The models with “english” in the name are trained on additional text corresponding to the same data the “english” parser models are trained on, with the exception of instead using WSJ 0-18.
These clusters are a feature extracted from larger, untagged text which clusters the words into similar classes.
Unfortunately, we do not have a license to redistribute owlqn. This causes it to crash if you base your training file off a .props file that used owlqn internally. We do distribute our own experimental L1-regularized optimizer, though, which you can use with the option
or you can use a different optimizer, such as the L2-regularized L-BFGS optimizer
Use the shell redirect > filename
How do I fix the Stanford POS Tagger giving a
NoSuchFieldError, or complaining that it cannot find files with extensions like
If you see an Exception stacktrace message like:
Exception in thread "main" java.lang.NoSuchFieldError: featureFactoryArgs at edu.stanford.nlp.ie.AbstractSequenceClassifier.(AbstractSequenceClassifier.java:127) at edu.stanford.nlp.ie.crf.CRFClassifier.(CRFClassifier.java:173)
Exception in thread "main" java.lang.NoSuchMethodError: edu.stanford.nlp.tagger.maxent.TaggerConfig.getTaggerDataInputStream(Ljava/lang/String;)Ljava/io/DataInputStream;
Caused by: java.lang.NoSuchMethodError: edu.stanford.nlp.util.Generics.newHashMap()Ljava/util/Map; at edu.stanford.nlp.pipeline.AnnotatorPool.(AnnotatorPool.java:27) at edu.stanford.nlp.pipeline.StanfordCoreNLP.getDefaultAnnotatorPool(StanfordCoreNLP.java:305)
or you have errors in model loading that look like this (the filename may be different but note the telltale file extensions):
edu.stanford.nlp.io.RuntimeIOException: english-left3words-distsim.tagger.dict (The system cannot find the file specified) english-left3words-distsim.tagger.tags (The system cannot find the file specified) english-left3words-distsim.tagger.ex (The system cannot find the file specified)
then this isn’t caused by the shiny new Stanford NLP tools that you’ve just downloaded. It is because you also have old versions of one or more Stanford NLP tools on your classpath.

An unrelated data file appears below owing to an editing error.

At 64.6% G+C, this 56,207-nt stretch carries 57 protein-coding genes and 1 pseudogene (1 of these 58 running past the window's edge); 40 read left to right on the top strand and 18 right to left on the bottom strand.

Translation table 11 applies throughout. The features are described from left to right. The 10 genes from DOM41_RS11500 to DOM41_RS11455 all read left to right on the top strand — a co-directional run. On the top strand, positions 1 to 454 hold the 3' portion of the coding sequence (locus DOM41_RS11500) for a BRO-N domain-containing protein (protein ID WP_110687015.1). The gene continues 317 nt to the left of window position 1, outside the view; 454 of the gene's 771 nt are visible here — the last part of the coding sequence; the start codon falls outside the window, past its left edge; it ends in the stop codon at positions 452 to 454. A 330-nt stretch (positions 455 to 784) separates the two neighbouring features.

The straightforward case is if you have an older version of a Stanford NLP tool. For example, you may still have a version of Stanford NER on your classpath that was released in 2009. In this case, you should upgrade, or at least use matching versions. For any releases from 2011 on, just use tools released at the same time – such as the most recent version of everything :) – and they will all be compatible and play nicely together.
The tricky case of this is when people distribute jar files that hide other people’s classes inside them. People think this will make it easy for users, since they can distribute one jar that has everything you need, but, in practice, as soon as people are building applications using multiple components, this results in a particular bad form of jar hell. People just shouldn’t do this. The only way to check that other jar files do not contain conflicting versions of Stanford tools is to look at what is inside them (for example, with the
jar -tf command).
In practice, if you’re having the
NoSuchField problems, the most common cause (in 2013-2014) is that you have
ark-tweet-nlp on your classpath. The jar file in their github download hides old versions of many other people’s jar files, including Apache commons-codec (v1.4), commons-lang, commons-math, commons-io, Lucene; Twitter commons; Google Guava (v10); Jackson; Berkeley NLP code; Percy Liang’s fig; GNU trove; and an outdated version of the Stanford POS tagger (from 2011). You should complain to them for creating you and us grief. But you can then fix the problem by using their jar file from Maven Central. It doesn’t have all those other libraries stuffed inside.
Alternatively, if your having it fail to load files with the
.tagger.ex extensions, the most common cause (in 2013-2014) is that you have (Drexel’s) The Dragon Toolkit (from 2008!) on your classpath. This again contains an (even older) version of the Stanford POS tagger. You should probably have moved on to something that has been updated this decade.
You can discuss other topics with Stanford POS Tagger developers and users by joining the
java-nlp-user mailing list (via a webpage). Or you can send other questions and feedback to